He was also facing a world that had changed much over 15 years. The first time after leaving the hospital, he felt like he was dreaming. He wanted to go back to sleep.
"The first thing I said was, ‘What is this euro thing?’ I knew nothing of the euro; I was still with pesetiñas. When I first got into a car, I looked for the starter to turn it on. We always used to crank it up before.
"When I started to go out on the street, I was thinking, ‘People are crazy," he continued. “‘They are talking to themselves.’ And it turns out they were talking on their mobile phones. Or I saw a police car with a woman at the wheel and I thought I was hallucinating or she was wearing a costume for a holiday."
"In the car I had a cassette player and now there are CDs and pen drives…. Where the neighborhood of Los Rosales is today, it used to be all mountain terrain, and I used to train for motocross there. The highway didn’t exist; there was only the national road."
When he went to the bank he asked where the computer was. “In my time, it was a monster, and now they are these little things,” said Miguel, who worked as a programmer in Banco Pastor when banks were beginning to use computers. “The first day I read the newspaper, I said to myself, ‘I have to go to school to learn geography. The Czech Republic, Montenegro, Slovenia. But what countries are those?’ It was the USSR and Yugoslavia in my times. Germany was unified. I had my accident when Felipe Gonzalez was prime minister and I woke up with ‘zapatitos.’ Those were brutal years for technology in everything. Televisions were closets before and there were only two channels. In A Coruña, the movie theaters I knew are gone. So it’s all at once. I said, ‘What happened here? I’m going back to sleep.’"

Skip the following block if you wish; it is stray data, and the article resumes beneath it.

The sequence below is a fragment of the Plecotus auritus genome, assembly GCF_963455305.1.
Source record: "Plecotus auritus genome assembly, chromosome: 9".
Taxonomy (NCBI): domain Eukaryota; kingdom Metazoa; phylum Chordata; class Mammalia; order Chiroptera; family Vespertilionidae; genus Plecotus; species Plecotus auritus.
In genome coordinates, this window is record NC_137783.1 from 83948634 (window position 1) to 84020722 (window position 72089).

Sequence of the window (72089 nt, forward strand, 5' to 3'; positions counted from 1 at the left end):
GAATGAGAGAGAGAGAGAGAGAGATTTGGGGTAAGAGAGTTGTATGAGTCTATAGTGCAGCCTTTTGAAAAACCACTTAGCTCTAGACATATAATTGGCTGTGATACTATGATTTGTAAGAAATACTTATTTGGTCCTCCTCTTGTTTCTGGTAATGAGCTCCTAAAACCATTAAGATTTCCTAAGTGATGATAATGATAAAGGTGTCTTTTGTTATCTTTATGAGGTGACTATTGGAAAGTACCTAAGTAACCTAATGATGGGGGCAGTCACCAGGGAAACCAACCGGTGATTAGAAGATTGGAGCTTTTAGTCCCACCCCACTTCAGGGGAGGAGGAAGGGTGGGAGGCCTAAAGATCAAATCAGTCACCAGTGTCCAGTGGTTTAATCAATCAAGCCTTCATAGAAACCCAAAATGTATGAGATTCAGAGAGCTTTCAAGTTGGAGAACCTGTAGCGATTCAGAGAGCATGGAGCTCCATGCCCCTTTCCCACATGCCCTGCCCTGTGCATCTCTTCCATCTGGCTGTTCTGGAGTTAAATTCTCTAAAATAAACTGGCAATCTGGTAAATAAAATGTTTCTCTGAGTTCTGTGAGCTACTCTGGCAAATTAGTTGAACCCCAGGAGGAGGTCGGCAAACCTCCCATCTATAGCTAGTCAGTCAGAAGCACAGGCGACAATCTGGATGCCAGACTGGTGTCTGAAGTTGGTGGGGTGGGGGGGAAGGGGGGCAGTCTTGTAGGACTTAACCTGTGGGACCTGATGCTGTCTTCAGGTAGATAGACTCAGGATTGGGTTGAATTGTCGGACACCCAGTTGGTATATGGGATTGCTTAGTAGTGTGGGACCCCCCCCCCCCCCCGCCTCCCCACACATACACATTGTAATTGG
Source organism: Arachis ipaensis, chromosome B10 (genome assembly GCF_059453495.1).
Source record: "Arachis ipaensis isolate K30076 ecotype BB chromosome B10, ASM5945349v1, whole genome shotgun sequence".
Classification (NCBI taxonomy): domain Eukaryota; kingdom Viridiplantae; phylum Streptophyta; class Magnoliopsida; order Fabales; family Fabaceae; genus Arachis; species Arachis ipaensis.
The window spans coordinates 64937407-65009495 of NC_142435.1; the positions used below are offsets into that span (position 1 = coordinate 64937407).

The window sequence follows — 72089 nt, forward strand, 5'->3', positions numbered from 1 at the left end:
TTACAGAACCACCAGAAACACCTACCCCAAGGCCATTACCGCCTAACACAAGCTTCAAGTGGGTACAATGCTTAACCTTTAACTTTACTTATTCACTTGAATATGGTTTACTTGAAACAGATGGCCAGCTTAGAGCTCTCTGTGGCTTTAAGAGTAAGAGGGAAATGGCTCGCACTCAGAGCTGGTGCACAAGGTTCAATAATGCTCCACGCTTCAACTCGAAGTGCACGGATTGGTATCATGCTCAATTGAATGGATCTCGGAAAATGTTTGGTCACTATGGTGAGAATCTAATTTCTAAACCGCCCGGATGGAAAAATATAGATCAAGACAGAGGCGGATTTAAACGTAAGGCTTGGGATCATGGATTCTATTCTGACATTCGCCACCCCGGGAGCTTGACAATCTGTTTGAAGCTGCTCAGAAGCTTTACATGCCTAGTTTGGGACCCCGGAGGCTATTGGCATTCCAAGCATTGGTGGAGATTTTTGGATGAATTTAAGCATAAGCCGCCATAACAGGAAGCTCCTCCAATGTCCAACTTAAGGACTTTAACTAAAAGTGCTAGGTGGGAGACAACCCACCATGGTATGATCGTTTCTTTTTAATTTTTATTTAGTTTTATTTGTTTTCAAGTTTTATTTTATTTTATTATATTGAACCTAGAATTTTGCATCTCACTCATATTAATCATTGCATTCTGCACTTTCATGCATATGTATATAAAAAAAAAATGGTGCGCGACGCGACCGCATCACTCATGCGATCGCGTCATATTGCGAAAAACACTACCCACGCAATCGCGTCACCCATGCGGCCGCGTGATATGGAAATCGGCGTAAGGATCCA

But one thing remains the same: his passion for motor sports. He is struck by the devestating injury retired German race car driver Michael Schumacher sustained while skiing and is convinced that "he will recover well, with physical therapy and all that. I recovered well."
Now Miguel drives "a normal car without adaptations" and shows off all the trophies he won in the world of motocross.
He says that there are many cases like his, with desperate families that are doubting, that have lost hope. So his experience makes him an opponent of euthanasia.
"We should never lose faith. I was with a lady recently whose son had been in a coma for four years, and she was broken," he said. "And I told her my story and the lady was filled with hope."
He now lives a quiet life, enjoying the opportunity life has given him, though "a little desperate from spending all day doing nothing. I am hyperactive and the days seem like weeks to me." But he does not complain. There is not a single reason to complain: "As I say, now it’s like I’m 12 years old because I was born twice."
Waking up after 15 years in a coma, Spanish man has new perspective on euthanasia
Forum Libertas - published on 06/30/14
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